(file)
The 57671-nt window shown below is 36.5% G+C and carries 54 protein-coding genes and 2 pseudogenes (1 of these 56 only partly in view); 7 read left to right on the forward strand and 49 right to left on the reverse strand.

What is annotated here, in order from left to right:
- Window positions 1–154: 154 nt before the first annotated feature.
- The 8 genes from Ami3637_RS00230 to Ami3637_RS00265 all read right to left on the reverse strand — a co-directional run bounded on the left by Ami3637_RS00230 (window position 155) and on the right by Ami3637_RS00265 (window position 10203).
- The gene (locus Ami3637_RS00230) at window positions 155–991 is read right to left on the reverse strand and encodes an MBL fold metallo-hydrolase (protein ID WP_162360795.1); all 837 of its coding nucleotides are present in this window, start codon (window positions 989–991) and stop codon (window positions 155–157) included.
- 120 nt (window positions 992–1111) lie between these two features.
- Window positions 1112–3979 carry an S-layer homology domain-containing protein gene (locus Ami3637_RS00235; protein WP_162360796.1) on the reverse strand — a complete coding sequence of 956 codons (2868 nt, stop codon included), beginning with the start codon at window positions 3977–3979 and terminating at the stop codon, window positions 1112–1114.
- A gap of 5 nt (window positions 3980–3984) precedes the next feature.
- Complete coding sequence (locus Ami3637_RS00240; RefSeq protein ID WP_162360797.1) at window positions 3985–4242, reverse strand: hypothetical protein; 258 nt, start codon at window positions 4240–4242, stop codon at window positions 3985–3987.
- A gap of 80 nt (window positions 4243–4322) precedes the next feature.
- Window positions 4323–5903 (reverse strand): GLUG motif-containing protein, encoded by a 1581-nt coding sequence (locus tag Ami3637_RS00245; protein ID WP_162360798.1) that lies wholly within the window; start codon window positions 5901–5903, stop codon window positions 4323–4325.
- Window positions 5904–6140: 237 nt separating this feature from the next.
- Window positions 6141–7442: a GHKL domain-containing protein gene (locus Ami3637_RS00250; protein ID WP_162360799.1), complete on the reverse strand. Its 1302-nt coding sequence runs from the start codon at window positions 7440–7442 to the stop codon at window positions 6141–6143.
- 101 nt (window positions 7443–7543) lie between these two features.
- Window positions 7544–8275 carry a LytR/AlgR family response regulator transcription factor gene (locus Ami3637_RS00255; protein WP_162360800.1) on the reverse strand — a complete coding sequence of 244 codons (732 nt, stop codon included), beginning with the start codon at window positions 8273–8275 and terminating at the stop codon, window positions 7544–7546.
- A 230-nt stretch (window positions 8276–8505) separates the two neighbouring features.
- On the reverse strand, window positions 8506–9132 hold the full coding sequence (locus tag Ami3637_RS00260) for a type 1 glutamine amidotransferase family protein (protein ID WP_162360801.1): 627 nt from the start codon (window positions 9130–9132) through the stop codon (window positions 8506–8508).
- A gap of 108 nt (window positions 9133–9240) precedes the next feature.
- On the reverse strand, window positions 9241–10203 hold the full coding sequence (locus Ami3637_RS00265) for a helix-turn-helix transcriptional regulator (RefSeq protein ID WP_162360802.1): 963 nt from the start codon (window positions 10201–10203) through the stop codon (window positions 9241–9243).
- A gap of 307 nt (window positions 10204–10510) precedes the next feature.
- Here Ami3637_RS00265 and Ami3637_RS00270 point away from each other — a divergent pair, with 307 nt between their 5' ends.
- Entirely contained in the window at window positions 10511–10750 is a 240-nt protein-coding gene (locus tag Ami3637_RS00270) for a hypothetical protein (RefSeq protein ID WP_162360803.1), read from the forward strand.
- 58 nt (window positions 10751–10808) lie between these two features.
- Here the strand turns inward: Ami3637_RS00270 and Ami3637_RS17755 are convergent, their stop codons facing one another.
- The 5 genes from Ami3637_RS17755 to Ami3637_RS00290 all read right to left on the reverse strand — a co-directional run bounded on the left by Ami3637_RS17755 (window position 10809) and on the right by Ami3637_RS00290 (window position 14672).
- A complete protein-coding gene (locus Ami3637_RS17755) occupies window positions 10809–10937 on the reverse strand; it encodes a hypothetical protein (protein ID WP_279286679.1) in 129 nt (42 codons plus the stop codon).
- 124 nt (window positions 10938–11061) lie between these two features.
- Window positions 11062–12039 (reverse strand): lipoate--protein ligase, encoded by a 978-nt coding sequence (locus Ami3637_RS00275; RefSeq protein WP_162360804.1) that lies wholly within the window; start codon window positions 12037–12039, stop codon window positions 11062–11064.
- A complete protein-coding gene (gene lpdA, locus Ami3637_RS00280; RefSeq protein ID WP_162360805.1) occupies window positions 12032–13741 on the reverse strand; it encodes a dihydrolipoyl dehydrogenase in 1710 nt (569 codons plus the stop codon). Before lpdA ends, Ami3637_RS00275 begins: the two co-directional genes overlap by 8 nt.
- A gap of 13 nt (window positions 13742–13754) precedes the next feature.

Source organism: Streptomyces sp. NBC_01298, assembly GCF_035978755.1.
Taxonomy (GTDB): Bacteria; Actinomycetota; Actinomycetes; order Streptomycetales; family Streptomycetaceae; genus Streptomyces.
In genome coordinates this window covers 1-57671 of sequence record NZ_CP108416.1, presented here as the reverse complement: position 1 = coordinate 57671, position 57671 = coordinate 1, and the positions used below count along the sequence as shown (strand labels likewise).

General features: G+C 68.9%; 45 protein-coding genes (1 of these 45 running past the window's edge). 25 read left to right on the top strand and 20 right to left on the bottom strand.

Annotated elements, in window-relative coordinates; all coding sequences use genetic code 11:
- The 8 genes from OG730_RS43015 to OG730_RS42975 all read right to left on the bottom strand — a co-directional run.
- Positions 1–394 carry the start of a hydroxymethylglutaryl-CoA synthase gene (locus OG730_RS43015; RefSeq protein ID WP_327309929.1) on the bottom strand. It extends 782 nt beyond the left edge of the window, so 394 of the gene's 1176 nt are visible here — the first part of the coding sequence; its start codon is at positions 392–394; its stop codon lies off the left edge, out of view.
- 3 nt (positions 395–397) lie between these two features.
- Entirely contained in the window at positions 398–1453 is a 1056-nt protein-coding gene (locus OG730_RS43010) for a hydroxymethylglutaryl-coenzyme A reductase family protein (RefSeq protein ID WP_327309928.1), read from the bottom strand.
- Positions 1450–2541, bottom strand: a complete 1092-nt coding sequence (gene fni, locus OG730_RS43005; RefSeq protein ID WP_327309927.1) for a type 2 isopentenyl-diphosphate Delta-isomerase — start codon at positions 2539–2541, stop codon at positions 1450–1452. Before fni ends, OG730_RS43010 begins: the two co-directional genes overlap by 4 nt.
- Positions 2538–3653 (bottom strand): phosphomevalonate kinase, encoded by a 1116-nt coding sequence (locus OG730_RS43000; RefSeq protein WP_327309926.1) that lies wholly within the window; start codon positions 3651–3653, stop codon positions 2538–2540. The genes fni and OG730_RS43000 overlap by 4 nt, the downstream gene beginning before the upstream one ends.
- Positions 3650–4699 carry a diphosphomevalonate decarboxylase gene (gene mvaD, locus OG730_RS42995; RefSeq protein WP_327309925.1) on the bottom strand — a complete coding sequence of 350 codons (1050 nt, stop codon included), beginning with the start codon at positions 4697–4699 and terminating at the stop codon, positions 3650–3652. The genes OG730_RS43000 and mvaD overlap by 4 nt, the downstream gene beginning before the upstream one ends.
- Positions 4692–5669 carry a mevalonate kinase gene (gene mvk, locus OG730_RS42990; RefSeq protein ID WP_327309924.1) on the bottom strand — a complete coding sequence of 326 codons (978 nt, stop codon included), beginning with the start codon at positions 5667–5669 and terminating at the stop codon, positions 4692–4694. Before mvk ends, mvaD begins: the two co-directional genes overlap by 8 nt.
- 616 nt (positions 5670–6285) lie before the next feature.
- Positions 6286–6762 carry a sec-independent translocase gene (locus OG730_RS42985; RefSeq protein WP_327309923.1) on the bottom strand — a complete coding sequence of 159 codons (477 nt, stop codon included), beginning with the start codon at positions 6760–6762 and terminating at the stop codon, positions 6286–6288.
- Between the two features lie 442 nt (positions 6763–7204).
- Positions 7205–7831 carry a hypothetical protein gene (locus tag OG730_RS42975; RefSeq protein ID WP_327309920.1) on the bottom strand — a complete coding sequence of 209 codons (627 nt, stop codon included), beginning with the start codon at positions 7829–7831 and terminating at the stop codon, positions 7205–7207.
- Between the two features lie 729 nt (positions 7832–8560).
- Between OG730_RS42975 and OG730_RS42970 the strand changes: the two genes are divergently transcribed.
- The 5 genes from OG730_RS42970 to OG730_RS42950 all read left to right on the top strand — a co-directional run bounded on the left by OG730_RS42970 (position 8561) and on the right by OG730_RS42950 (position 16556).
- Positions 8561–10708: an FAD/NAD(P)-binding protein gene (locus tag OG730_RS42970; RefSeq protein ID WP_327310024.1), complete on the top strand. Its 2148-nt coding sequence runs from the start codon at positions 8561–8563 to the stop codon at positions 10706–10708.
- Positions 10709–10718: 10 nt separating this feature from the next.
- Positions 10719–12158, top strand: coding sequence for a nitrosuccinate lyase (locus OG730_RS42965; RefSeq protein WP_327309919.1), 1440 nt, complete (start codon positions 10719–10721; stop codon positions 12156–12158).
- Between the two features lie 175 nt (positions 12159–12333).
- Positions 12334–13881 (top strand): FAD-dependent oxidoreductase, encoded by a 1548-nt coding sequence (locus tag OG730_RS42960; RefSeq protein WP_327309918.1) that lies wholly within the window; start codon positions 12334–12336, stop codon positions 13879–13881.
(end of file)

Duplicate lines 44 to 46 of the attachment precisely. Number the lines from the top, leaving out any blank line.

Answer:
- 616 nt (positions 5670–6285) lie before the next feature.
- Positions 6286–6762 carry a sec-independent translocase gene (locus OG730_RS42985; RefSeq protein WP_327309923.1) on the bottom strand — a complete coding sequence of 159 codons (477 nt, stop codon included), beginning with the start codon at positions 6760–6762 and terminating at the stop codon, positions 6286–6288.
- Between the two features lie 442 nt (positions 6763–7204).